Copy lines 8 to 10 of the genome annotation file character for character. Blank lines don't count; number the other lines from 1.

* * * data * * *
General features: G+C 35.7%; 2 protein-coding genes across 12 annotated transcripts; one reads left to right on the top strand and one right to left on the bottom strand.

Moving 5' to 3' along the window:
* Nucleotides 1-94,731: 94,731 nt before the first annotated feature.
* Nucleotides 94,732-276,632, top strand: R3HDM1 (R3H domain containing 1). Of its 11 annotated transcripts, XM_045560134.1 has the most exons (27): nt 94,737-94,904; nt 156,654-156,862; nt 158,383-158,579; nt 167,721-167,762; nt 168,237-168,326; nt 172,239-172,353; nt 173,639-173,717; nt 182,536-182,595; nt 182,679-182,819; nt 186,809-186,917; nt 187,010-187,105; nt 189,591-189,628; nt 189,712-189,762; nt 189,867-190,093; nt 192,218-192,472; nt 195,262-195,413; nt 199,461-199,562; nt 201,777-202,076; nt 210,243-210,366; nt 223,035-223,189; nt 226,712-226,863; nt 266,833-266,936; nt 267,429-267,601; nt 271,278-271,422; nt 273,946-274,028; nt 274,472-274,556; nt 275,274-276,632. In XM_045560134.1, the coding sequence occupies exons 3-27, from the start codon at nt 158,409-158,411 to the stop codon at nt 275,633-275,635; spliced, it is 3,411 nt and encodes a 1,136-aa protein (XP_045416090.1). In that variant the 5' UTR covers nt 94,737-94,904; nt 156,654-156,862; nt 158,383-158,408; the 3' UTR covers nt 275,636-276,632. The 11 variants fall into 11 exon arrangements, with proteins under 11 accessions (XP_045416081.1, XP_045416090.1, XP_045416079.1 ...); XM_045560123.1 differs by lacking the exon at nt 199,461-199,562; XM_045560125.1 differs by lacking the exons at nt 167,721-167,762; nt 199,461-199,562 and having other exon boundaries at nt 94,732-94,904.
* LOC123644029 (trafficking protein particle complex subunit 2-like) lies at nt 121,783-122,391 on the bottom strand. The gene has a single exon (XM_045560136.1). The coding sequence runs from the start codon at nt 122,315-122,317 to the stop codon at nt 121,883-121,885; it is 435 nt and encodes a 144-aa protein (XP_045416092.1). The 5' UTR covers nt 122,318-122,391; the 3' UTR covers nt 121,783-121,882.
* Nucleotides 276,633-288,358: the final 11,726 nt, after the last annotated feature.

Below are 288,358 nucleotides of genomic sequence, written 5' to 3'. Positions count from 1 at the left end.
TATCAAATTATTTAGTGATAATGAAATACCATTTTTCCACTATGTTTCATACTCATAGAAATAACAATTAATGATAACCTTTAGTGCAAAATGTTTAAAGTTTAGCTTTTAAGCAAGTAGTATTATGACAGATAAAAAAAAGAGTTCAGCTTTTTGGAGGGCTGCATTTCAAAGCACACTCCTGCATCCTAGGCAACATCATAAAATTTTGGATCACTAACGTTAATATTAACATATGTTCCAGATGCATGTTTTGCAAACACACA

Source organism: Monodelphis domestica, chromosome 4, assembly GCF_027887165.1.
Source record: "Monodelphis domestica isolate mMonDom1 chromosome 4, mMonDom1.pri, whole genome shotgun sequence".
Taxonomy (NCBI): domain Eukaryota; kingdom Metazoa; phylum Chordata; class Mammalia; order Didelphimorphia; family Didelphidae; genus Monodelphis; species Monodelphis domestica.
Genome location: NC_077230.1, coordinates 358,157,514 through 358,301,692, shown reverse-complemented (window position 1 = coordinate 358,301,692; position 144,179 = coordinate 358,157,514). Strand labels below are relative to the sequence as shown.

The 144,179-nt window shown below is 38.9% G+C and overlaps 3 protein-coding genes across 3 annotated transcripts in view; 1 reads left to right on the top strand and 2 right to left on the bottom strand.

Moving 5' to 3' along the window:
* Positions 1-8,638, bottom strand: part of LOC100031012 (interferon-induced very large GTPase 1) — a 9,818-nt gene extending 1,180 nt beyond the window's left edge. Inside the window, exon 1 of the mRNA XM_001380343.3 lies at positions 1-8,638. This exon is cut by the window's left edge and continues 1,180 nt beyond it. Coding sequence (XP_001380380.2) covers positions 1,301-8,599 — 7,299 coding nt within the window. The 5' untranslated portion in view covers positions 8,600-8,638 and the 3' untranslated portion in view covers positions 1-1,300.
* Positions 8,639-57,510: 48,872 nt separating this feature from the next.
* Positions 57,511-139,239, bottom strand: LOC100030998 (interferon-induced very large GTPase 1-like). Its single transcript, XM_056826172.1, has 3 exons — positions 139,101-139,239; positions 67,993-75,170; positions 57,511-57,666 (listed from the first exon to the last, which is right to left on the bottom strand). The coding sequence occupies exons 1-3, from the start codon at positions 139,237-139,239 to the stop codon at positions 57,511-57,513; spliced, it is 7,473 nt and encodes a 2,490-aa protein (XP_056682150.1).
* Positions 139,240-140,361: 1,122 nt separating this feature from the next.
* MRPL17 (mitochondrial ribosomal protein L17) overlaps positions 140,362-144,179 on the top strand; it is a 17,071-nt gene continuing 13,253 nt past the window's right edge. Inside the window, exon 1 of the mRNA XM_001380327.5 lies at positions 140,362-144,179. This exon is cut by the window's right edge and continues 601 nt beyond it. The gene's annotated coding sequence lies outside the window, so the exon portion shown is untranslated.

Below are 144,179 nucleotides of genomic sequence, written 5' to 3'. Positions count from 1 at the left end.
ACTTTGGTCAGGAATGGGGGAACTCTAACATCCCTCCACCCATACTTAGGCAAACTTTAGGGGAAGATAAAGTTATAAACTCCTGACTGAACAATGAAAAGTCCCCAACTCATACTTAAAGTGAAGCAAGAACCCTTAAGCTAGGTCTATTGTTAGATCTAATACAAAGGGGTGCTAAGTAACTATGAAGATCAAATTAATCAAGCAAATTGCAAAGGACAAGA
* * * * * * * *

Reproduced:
TATCAAATTATTTAGTGATAATGAAATACCATTTTTCCACTATGTTTCATACTCATAGAAATAACAATTAATGATAACCTTTAGTGCAAAATGTTTAAAGTTTAGCTTTTAAGCAAGTAGTATTATGACAGATAAAAAAAAGAGTTCAGCTTTTTGGAGGGCTGCATTTCAAAGCACACTCCTGCATCCTAGGCAACATCATAAAATTTTGGATCACTAACGTTAATATTAACATATGTTCCAGATGCATGTTTTGCAAACACACA

Source organism: Monodelphis domestica, chromosome 4, assembly GCF_027887165.1.
Source record: "Monodelphis domestica isolate mMonDom1 chromosome 4, mMonDom1.pri, whole genome shotgun sequence".